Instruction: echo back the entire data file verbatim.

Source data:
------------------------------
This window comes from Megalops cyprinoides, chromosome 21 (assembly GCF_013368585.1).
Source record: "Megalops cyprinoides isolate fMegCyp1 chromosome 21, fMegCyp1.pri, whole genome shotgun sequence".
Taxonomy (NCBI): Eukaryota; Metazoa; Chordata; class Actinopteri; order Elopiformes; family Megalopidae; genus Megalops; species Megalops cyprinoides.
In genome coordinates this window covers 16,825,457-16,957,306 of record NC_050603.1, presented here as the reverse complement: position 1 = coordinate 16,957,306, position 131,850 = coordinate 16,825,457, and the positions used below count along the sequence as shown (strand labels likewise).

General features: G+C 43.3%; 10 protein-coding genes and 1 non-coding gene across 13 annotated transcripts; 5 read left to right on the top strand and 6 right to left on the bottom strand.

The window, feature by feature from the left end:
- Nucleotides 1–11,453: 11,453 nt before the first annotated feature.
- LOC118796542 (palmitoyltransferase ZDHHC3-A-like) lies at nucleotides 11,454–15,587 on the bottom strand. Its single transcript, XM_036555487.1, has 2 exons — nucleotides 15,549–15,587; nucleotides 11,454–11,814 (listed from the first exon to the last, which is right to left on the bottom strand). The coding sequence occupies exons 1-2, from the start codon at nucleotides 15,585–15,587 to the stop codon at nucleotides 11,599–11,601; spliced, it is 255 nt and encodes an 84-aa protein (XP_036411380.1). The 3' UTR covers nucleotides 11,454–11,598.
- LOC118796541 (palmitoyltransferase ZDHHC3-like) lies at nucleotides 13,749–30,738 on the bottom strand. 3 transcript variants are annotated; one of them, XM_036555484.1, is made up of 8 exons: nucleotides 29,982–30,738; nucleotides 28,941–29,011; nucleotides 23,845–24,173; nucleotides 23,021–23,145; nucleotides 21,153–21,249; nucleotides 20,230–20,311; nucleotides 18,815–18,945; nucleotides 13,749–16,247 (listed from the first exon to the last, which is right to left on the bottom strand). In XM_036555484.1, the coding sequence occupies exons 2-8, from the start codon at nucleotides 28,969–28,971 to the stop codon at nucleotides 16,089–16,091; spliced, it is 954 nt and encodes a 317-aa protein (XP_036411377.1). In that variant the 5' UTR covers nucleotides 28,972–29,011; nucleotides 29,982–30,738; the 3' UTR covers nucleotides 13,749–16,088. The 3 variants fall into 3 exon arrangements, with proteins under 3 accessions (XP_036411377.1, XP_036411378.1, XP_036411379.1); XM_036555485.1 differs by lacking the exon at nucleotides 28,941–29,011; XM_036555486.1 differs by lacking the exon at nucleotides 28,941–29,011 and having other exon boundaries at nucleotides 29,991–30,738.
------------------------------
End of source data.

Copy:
This window comes from Megalops cyprinoides, chromosome 21 (assembly GCF_013368585.1).
Source record: "Megalops cyprinoides isolate fMegCyp1 chromosome 21, fMegCyp1.pri, whole genome shotgun sequence".
Taxonomy (NCBI): Eukaryota; Metazoa; Chordata; class Actinopteri; order Elopiformes; family Megalopidae; genus Megalops; species Megalops cyprinoides.
In genome coordinates this window covers 16,825,457-16,957,306 of record NC_050603.1, presented here as the reverse complement: position 1 = coordinate 16,957,306, position 131,850 = coordinate 16,825,457, and the positions used below count along the sequence as shown (strand labels likewise).

General features: G+C 43.3%; 10 protein-coding genes and 1 non-coding gene across 13 annotated transcripts; 5 read left to right on the top strand and 6 right to left on the bottom strand.

The window, feature by feature from the left end:
- Nucleotides 1–11,453: 11,453 nt before the first annotated feature.
- LOC118796542 (palmitoyltransferase ZDHHC3-A-like) lies at nucleotides 11,454–15,587 on the bottom strand. Its single transcript, XM_036555487.1, has 2 exons — nucleotides 15,549–15,587; nucleotides 11,454–11,814 (listed from the first exon to the last, which is right to left on the bottom strand). The coding sequence occupies exons 1-2, from the start codon at nucleotides 15,585–15,587 to the stop codon at nucleotides 11,599–11,601; spliced, it is 255 nt and encodes an 84-aa protein (XP_036411380.1). The 3' UTR covers nucleotides 11,454–11,598.
- LOC118796541 (palmitoyltransferase ZDHHC3-like) lies at nucleotides 13,749–30,738 on the bottom strand. 3 transcript variants are annotated; one of them, XM_036555484.1, is made up of 8 exons: nucleotides 29,982–30,738; nucleotides 28,941–29,011; nucleotides 23,845–24,173; nucleotides 23,021–23,145; nucleotides 21,153–21,249; nucleotides 20,230–20,311; nucleotides 18,815–18,945; nucleotides 13,749–16,247 (listed from the first exon to the last, which is right to left on the bottom strand). In XM_036555484.1, the coding sequence occupies exons 2-8, from the start codon at nucleotides 28,969–28,971 to the stop codon at nucleotides 16,089–16,091; spliced, it is 954 nt and encodes a 317-aa protein (XP_036411377.1). In that variant the 5' UTR covers nucleotides 28,972–29,011; nucleotides 29,982–30,738; the 3' UTR covers nucleotides 13,749–16,088. The 3 variants fall into 3 exon arrangements, with proteins under 3 accessions (XP_036411377.1, XP_036411378.1, XP_036411379.1); XM_036555485.1 differs by lacking the exon at nucleotides 28,941–29,011; XM_036555486.1 differs by lacking the exon at nucleotides 28,941–29,011 and having other exon boundaries at nucleotides 29,991–30,738.